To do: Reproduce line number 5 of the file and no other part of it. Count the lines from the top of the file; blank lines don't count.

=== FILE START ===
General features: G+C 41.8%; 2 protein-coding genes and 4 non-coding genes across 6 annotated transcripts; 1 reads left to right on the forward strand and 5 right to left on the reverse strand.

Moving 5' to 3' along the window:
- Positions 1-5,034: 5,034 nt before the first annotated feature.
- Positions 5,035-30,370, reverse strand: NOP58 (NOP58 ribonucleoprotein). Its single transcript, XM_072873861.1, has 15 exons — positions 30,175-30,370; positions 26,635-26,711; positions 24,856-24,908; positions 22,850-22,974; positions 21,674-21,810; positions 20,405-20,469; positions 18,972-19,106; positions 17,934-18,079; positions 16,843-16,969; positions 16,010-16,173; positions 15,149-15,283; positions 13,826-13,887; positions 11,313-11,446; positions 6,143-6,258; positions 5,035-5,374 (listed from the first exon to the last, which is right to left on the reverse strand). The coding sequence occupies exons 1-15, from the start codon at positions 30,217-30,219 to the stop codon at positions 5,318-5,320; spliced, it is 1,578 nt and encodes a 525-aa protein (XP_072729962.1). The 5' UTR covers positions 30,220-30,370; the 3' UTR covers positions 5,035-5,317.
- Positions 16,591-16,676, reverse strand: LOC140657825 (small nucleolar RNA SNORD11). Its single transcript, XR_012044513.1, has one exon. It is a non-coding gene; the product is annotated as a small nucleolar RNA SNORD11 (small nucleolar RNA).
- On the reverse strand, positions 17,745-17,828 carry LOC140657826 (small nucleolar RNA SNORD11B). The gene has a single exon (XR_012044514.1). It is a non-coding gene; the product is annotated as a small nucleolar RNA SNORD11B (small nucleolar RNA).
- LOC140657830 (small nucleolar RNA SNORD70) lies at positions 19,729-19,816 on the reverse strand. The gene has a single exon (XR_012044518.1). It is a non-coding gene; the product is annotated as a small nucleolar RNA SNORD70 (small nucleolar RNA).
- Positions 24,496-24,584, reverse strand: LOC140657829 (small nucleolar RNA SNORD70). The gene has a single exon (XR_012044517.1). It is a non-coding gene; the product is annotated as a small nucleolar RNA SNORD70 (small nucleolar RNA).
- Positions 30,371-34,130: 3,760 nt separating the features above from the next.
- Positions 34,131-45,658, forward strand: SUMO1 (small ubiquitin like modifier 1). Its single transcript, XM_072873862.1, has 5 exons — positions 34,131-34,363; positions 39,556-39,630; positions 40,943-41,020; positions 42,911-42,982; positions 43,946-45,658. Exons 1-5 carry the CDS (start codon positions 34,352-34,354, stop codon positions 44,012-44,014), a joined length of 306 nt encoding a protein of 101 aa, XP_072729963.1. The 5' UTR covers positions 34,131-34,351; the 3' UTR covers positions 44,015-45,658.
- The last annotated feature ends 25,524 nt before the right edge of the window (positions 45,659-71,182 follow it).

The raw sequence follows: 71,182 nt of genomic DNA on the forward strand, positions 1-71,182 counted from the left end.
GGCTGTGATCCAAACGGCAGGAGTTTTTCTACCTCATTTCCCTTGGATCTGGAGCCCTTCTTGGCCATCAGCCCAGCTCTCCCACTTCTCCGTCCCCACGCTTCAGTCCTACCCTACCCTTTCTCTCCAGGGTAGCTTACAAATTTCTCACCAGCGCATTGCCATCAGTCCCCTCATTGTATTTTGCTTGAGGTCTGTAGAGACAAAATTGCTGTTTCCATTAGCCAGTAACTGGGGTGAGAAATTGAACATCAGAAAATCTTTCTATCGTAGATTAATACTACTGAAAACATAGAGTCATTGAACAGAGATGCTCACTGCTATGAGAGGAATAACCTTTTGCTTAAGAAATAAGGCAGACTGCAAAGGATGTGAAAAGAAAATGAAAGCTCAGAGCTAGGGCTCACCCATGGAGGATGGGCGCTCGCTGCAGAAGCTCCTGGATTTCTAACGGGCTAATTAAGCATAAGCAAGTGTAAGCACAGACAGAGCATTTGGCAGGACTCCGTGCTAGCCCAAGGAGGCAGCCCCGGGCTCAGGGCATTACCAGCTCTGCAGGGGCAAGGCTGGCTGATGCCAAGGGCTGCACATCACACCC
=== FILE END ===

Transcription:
- Positions 16,591-16,676, reverse strand: LOC140657825 (small nucleolar RNA SNORD11). Its single transcript, XR_012044513.1, has one exon. It is a non-coding gene; the product is annotated as a small nucleolar RNA SNORD11 (small nucleolar RNA).